We may have turned the Sahara into a Desert
Vegetation in the Sahara is very scarce today, but it was once plentiful. Photo Credit: Flickr
People once lived in harmony with Mother Nature, leaving barely a footprint on the pristine environment of the planet. Then came the Industrial Revolution and all that changed: technology unleashed our destructive forces on Earth. Right?
Wrong. Or at least not entirely right.
Buried under the endless sand dunes of the Sahara in North Africa lies plentiful evidence that what is now arid desert was once a lush landscape with grasslands, shrubs, palm trees, streams, lakes and rivers. That we’ve long known. But here’s what’s new: it may not have been a change for the worse in the ancient climate that turned those grasslands into arid desert. It may have been us.
According to a prevalent hypothesis, that so-called African Humid Period, which lasted for around 10,000 years between 16,000 and 6,000 years ago, came to a rather abrupt end when changes in Earth’s orbital axis created a ripple effect in North Africa, causing extra moisture brought by frequent monsoons to stop in the Sahara region from around 8,000 years ago.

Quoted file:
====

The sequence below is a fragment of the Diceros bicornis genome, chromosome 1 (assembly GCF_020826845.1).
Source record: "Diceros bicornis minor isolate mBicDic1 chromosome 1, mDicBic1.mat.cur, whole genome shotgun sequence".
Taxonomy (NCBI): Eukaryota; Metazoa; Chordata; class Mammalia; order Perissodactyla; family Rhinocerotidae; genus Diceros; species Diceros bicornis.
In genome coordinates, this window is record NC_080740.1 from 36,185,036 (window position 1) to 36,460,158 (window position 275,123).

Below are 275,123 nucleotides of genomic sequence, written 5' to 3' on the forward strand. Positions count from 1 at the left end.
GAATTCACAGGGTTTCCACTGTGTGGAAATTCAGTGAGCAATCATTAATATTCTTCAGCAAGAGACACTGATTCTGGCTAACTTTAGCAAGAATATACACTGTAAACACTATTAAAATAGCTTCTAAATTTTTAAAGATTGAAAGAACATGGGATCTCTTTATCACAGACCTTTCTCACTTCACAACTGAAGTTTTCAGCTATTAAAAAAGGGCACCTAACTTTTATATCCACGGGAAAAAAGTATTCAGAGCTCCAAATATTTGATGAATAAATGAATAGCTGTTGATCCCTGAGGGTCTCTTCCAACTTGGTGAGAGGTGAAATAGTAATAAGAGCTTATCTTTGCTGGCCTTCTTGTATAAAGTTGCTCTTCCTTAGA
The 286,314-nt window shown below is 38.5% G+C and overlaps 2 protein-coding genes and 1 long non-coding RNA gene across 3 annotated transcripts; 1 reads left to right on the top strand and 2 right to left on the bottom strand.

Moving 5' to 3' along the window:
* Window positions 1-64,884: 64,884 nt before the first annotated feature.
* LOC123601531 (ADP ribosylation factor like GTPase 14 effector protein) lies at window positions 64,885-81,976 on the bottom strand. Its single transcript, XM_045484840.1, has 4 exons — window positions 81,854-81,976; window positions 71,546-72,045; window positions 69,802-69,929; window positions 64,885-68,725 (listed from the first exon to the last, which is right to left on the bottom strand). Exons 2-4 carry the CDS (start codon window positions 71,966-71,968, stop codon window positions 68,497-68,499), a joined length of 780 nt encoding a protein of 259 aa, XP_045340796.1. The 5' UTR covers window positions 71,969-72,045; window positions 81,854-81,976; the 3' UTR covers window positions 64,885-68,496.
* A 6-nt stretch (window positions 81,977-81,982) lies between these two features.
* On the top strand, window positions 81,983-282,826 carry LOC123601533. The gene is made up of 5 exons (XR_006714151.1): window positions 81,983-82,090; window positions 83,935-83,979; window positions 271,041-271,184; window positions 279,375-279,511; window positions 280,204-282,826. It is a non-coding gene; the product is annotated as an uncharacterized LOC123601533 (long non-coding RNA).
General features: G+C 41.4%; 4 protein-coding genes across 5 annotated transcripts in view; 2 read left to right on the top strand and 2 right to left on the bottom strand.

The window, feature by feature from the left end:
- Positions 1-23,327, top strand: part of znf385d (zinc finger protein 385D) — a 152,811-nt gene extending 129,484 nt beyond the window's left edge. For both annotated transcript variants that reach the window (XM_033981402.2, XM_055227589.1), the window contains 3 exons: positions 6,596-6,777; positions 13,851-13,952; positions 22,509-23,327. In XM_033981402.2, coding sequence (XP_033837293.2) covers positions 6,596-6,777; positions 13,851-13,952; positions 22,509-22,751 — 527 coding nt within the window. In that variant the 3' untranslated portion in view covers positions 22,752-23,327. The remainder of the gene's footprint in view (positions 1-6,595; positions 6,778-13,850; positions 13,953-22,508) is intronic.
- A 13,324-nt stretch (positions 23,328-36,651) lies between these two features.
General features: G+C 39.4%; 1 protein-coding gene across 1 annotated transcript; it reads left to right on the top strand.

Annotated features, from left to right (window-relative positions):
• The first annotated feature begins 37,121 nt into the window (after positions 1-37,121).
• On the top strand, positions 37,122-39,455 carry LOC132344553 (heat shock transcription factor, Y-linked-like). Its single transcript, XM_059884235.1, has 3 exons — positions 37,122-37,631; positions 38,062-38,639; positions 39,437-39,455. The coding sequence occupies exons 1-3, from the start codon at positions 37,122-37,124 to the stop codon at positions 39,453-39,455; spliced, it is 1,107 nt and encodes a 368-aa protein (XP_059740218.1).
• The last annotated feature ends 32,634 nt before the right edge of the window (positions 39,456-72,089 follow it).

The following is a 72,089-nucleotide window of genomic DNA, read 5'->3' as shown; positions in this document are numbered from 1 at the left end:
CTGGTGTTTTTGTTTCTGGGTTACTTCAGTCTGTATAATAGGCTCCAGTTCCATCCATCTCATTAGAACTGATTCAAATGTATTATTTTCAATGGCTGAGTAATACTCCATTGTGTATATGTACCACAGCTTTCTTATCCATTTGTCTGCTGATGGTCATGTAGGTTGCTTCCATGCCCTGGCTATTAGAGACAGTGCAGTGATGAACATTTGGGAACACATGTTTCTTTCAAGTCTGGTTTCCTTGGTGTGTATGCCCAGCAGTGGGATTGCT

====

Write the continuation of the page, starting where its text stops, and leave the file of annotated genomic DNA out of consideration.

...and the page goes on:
David Wright, an archaeologist at Seoul National University, begs to differ, however. Writing in the journal Frontiers in Earth Science, Wright posits that it was Neolithic people who inhabited the green landscape of the Sahara back then who were primarily responsible for the speedy desertification.
“In East Asia there are long established theories of how Neolithic populations changed the landscape so profoundly that monsoons stopped penetrating so far inland,” the archaeologist notes, adding that a similar scenario might have played out in North Africa as well. After surveying the available archaeological evidence, he found that pastoral communities started arriving at the lands around the river Nile from some 8,000 years ago. From there, they spread westward, following the spread of scrub vegetation.
But this human migration would have a devastating effect on the local environment. As people’s livestock grazed on vegetation, the domesticated animals denuded the landscape of its greenery. That created a brighter land surface and changed the amount of sunlight that could reflect off it in what is known as the albedo effect, thereby triggering changes in atmospheric conditions. Those changes in turn led to a slowdown and finally stop in hitherto regular monsoon rainfalls, which then led to increased desertification and further losses in vegetation cover.
Within a relatively short period of time, what resulted is today’s Sahara with scarcely any vegetation save for hardy desert plants and a mere tenth of its former amount of rainfall. “There were lakes everywhere in the Sahara at this time, and they will have the records of the changing vegetation,” Wright explains. “We need to drill down into these former lake beds to get the vegetation records, look at the archaeology, and see what people were doing there.”
What they might have been doing is unwittingly change their environment for the worse … just as we are doing now.